Trek to Yomi feels like playing through a Kurosawa film

Flying Wild Hog's Trek to Yomi impresses in its visual design and combat.


Devolver Digital has proven to be a diverse publisher, delivering a wide variety of gaming experiences each and every year. One of its latest projects is Trek to Yomi, an action-adventure game from Flying Wild Hog, the team behind Shadow Warrior and Evil West. I had the chance to go hands-on with an early build of Trek to Yomi and walked away excited about the final game.

The road ahead

Trek to Yomi follows the story of Hiroki, a young orphan that’s taken in by a sensei, Sanjuro. Trained in the ways of the sword to protect his village, Hiroki’s skills are abruptly put to the test. Trek to Yomi’s campaign is looking like it will deliver an adventure that plays on classic tropes of the genre, dealing with themes of loss and the struggle between good and evil.

From the time I spent with the preview, it was clear that Trek to Yomi’s story moves at a fairly fast pace. You first step into the shoes of Hiroki as a young boy, and the game features time jumps that let you see him at different points in his life. These time jumps also have implications on his relationships and surrounding environment.

The way of the blade

Trek to Yomi’s combat is melee-based, with Hiroki wielding a sword to bring down his foes. There’s a variety of different swings, in addition to throwables, blocks, and parry abilities that players can employ in battle.

Something interesting about Trek to Yomi’s combat is that it’s always played out in a 2D format, despite the world being three-dimensional. When combat is about to commence, the game organically pulls you into a two-dimensional field. When combat ends, the world opens back up and players can once again explore freely.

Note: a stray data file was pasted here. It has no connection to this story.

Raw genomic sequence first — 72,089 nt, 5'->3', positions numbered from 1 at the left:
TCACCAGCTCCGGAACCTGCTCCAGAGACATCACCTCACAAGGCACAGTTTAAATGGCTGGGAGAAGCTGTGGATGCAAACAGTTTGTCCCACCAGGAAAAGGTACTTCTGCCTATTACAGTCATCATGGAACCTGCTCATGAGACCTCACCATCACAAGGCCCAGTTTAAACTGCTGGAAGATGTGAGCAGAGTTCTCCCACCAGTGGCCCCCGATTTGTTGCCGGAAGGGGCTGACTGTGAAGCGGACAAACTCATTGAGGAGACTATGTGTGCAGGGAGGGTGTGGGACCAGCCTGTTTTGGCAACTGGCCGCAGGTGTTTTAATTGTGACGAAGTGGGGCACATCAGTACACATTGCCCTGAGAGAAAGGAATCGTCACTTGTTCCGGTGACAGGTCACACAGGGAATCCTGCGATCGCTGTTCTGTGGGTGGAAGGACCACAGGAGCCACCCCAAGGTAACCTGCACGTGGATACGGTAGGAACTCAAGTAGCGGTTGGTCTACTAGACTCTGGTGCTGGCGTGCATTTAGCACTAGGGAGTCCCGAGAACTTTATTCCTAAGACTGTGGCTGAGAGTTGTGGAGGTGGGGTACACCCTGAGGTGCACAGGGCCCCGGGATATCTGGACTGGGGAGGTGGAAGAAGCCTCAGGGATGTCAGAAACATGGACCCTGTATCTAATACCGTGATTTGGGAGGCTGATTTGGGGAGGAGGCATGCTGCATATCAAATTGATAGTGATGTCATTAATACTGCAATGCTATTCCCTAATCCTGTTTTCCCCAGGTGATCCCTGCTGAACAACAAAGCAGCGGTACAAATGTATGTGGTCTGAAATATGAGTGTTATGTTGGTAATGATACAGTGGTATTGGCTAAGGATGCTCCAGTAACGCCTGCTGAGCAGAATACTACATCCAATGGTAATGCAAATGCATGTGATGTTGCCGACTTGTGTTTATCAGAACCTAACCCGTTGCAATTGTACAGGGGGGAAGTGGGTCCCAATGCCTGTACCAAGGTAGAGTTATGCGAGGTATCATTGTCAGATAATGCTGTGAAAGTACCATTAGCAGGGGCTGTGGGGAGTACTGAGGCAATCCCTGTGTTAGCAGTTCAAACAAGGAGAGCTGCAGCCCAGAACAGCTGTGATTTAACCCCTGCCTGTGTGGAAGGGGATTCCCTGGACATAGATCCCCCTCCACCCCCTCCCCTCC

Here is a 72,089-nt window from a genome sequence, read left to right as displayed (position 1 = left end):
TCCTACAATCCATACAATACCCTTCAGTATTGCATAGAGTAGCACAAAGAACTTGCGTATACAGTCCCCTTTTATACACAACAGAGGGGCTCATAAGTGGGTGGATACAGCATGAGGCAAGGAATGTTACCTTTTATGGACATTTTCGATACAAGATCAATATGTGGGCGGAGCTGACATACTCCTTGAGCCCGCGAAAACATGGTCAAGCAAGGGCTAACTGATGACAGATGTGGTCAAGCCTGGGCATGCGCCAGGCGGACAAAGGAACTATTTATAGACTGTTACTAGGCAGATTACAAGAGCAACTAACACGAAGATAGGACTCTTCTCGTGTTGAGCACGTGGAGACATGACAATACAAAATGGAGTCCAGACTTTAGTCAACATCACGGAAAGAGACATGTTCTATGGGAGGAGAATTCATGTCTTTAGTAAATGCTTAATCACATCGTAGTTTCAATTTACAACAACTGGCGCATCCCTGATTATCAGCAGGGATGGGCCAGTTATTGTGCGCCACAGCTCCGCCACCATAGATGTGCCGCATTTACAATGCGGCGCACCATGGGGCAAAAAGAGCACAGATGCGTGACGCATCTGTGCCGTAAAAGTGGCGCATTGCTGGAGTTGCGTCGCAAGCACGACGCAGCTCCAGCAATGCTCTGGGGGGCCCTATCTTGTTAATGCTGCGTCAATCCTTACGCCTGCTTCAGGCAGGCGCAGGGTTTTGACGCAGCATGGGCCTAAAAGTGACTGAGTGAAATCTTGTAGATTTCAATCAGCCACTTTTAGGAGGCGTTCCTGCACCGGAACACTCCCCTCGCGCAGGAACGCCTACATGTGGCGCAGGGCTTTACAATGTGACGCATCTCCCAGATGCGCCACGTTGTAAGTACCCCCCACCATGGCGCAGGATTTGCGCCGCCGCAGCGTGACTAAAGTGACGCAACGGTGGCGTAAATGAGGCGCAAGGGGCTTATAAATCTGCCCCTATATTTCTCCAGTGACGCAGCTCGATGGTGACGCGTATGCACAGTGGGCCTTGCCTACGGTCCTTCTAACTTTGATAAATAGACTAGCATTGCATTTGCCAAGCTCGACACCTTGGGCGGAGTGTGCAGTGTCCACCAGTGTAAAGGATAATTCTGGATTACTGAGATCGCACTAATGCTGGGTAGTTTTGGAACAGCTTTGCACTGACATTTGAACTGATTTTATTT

Like something out of the movies

The developers have stated that they were strongly influenced by Japanese cinema of the 50s and 60s, and that’s so apparent in the game’s visual identity. The black and white color scheme paired with the film grain effect makes Trek to Yomi feel like a video game recreation of a classic Kurosawa picture.

These film inspirations also extend to how the game is shot. Trek to Yomi’s fixed camera frames the action gorgeously. There were a few occasions where my enemy got a free shot at me because I was too busy admiring the scenery. You could take a screenshot of just about any random moment and it looks like a shot taken from a movie.

The trek begins

Trek to Yomi is so clearly made from a place of passion and reverence. That’s evident even after spending a short amount of time with the game. We’ll have to see if Flying Wild Hog lands its strike when Trek to Yomi releases later this year.

These impressions are based on a digital Steam copy of Trek to Yomi provided by the publisher. Trek to Yomi is set to be released for PC and consoles in 2022.

News Editor

Donovan is a young journalist from Maryland, who likes to game. His oldest gaming memory is playing Pajama Sam on his mom's desktop during weekends. Pokémon Emerald, Halo 2, and the original Star Wars Battlefront 2 were some of the most influential titles in awakening his love for video games. After interning for Shacknews throughout college, Donovan graduated from Bowie State University in 2020 with a major in broadcast journalism and joined the team full-time. He is a huge Scream nerd and film fanatic that will talk with you about movies and games all day. You can follow him on twitter @Donimals_

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